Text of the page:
And so the SAPE expresses itself as a life style from whose tenets new references and behavioural codes are formed4, founded on non-violence, hygiene, self-respect and joie de vivre. It is a model which is a vehicle for them to claim their right to decide their own destiny and fight for their happiness. In order to reach this, the sapeur must not only assume these rules and respect these codes, but must also undergo a process of transformation fulfilling one of his greatest dreams: to travel to Paris. The sapeur becomes complete through pilgrimage to the Mecca of elegance, as the myth of the French capital continues to fuel the collective imagination of these post-colonial subjects. The expression of this myth remains within the same parameters as in colonial times and is constantly fed by the rewritten and reinvented adventures in the tales that these sapeurs bring back with them on return to their country. So it all began in 1922 with the return from Paris of Grenard André Matsoua, dressed according to the principles of French elegance. It was he who marked the starting point of a modern expression that is the fruit of intertwined, superimposed and interconnected tales of the Empire. This can also be observed in the adventure of Lamane, the so-called “Old Parisian”, who Mediavilla accompanied both in the Congo and on his first trip to Paris. The universe of this sapeur, from its most intimate and secret aspects to its most public and exhibitionist, is related to us in the photographs with attention to detail and delicacy.
In this way, in order to fulfil himself the sapeur must embark upon a journey of initiation into his inner self5, one that is ridden with obstacles, sacrifices and hardship which will all be concealed so that the dream survives. Despite the conditions of the journey having varied across the years, they have always been complex, although today they are even more so. This is so not only due to the difficulty in obtaining a visa and flight, but also in managing to subsist in a foreign country with no papers and faced with increasingly restrictive and repressive legislation. Yet in spite of all of this, the sapeur’s aspirations do not falter at the prospect of adversity. He knows that he must embrace the adventure and that under no circumstances must he fail. This is because, unlike the other so-called “economic” African emigrants with whom they do not mix and from whom they try to distinguish themselves, the sapeurs are undertaking a cultural emigration. It is an emigration with the aim of constructing one’s identity and its movement is circular in that its objective is that of returning, not of remaining. In order to become true sapeurs they must procure the necessary garments to then enact the triumphant “descent”—la descente, in their own vocabulary— into their own country. Thus the aspiring sapeur undergoes a process of examination in Paris, but he will only be ordained with the title of aristocrat of elegance in his own country before his peers. And so the need for recognition is constant and indispensable in that it is the only way in which this success, or prestige will benefit not only oneself, but also one’s family and community. The sapeur has set forth in order to shine and to be seen in a majestic light and, this being so, failure is unthinkable, the dream is not be shaken and detractors who may break the myth are to be negated.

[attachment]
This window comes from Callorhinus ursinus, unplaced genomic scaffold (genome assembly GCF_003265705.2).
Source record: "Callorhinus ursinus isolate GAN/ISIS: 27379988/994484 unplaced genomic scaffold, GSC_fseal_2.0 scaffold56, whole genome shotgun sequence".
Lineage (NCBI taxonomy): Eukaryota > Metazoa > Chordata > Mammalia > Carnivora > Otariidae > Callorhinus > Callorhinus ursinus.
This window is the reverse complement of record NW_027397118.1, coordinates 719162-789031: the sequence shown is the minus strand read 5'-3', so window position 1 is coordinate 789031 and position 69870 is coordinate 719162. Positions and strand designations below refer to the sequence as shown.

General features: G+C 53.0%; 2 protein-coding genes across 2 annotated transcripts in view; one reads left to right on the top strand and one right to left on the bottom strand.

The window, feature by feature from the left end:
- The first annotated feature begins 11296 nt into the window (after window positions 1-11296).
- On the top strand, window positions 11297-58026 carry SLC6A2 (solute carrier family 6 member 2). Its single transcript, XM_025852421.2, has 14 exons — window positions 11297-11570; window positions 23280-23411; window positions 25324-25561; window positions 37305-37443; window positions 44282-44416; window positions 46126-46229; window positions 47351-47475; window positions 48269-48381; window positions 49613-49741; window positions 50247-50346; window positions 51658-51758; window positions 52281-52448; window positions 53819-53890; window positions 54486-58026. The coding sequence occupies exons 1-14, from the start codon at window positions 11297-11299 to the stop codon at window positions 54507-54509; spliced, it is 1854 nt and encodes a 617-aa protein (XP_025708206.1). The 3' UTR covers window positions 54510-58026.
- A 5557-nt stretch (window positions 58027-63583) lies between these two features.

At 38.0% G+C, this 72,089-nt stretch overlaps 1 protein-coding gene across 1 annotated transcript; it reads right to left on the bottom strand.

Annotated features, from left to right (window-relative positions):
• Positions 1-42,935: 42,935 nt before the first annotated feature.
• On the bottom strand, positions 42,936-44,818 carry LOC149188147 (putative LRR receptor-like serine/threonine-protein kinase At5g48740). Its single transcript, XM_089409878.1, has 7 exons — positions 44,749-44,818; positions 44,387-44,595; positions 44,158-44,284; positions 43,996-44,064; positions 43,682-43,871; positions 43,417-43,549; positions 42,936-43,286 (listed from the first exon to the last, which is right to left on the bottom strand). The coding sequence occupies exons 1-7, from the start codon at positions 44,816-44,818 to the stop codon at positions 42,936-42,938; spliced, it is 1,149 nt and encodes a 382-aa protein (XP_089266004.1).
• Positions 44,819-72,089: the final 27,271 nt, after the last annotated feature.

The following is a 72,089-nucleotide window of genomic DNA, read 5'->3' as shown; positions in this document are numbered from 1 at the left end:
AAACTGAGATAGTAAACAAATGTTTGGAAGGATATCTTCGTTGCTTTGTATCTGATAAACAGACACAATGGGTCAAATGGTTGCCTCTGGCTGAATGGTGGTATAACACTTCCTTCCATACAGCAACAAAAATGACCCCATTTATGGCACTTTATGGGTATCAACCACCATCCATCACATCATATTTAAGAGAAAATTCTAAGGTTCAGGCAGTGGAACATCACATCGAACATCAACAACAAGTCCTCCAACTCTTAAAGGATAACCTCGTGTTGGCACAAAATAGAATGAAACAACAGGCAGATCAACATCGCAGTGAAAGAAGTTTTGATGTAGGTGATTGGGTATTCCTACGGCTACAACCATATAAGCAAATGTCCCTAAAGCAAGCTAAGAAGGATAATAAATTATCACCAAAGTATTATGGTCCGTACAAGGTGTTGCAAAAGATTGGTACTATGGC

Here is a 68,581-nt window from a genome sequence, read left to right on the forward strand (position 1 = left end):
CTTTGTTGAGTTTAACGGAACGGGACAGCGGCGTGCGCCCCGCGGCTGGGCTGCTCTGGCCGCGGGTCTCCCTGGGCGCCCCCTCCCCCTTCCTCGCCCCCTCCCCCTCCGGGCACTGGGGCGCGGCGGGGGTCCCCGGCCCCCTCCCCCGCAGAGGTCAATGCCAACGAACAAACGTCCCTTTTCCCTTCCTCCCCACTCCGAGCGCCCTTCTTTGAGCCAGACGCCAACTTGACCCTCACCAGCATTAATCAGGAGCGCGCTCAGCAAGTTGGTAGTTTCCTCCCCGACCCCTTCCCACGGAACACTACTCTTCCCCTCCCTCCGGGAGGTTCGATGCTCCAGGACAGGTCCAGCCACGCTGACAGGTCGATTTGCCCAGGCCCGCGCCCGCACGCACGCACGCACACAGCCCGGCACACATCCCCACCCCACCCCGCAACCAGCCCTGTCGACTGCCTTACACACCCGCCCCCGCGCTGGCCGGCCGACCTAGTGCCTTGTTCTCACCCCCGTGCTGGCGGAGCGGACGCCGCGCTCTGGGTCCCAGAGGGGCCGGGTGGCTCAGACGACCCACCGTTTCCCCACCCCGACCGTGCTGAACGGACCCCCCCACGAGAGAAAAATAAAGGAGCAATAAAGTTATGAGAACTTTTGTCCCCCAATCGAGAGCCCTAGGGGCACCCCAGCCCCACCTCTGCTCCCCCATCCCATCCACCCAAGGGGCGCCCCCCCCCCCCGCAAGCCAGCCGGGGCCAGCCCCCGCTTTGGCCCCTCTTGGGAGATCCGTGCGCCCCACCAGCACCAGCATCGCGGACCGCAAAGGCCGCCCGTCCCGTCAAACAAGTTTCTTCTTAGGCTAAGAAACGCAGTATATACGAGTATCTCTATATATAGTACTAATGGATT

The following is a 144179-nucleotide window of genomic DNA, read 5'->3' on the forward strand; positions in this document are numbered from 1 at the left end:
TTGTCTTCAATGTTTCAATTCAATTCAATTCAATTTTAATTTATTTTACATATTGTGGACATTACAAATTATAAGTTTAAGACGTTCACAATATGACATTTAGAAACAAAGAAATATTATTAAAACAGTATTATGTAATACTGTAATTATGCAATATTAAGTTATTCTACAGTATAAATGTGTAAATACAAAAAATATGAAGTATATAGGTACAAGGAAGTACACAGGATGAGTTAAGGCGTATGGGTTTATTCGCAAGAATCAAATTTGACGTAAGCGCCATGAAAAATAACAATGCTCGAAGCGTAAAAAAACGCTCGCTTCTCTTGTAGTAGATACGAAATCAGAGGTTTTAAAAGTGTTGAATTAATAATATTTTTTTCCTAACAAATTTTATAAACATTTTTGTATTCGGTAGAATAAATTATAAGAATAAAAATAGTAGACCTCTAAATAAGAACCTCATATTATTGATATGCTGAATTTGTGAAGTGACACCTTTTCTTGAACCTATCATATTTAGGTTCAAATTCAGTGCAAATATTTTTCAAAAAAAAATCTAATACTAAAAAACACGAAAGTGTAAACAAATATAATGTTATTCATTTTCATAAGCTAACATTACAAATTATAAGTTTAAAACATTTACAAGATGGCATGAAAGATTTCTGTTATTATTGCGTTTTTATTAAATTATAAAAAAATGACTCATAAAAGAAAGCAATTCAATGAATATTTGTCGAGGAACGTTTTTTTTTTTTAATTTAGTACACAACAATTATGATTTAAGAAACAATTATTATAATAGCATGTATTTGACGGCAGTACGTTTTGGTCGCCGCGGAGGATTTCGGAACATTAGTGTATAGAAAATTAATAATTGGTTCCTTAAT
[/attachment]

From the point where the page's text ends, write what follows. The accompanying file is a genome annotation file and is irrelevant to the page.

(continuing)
And so Mediavilla and Mouand introduce us into the lights and shadows of a play interpreted by the heroes of an dventure in which they strive day by day to obtain the role of their lifetime. They enable us to immerse ourselves in the world of these individuals, to stroll along the streets with them, to decipher the magic of colours as they do, to dance to the rhythm of their gestures, to become avid spectators, to smile and imagine their verbal word play and almost to forget, for a moment, as they do, the misery that surrounds them. In this way we are led to break with our image of Africa. On first encounter these images surprise us with their visual attractiveness and we find them pleasing, but a second reading of the photographs proves to be unsettling because we recognise a model (the European) and it seems improbable, or rather inappropriate, that this other (the African) should adopt as an example that very one which exploited, shackled and negated him as a human being. We find the use of this eccentric, excessive and burdensome attire from the European courts perturbing. However, in reality what the sapeurs are conveying to us is what the great decolonisation poet Aimé Césaire was observing when he stated that “the fundamental interest of those who have been colonised is to regain the initiative in history: to become once more a historical being. To annul the negation of their historicity and to defeat the violence of being a mere object within the history of European existence.”6 The sapeurs do not absorb nor do they assume a predefined model, but rather they reconstruct it, they reinvent it in order to draw attention and so achieve self-affirmation by demanding the right to no longer be treated as society’s outcasts. 7
Baudouin Mouanda, Untitled, 2008
Through the purchase of clothing which many could not afford even in their wildest dreams, the sapeurs conceal their social origin and transform it into a victory through an image of prosperity and social success. This image carries a message: the rejection of poverty, the same poverty to which they are wished to be confined, and the reassertion of an identity which demands a status in accordance with their value system. Thus the SAPE constitutes a form of resistance8 through the development of a culture which rises in opposition to the models imposed by the political authorities in both countries of the Congo.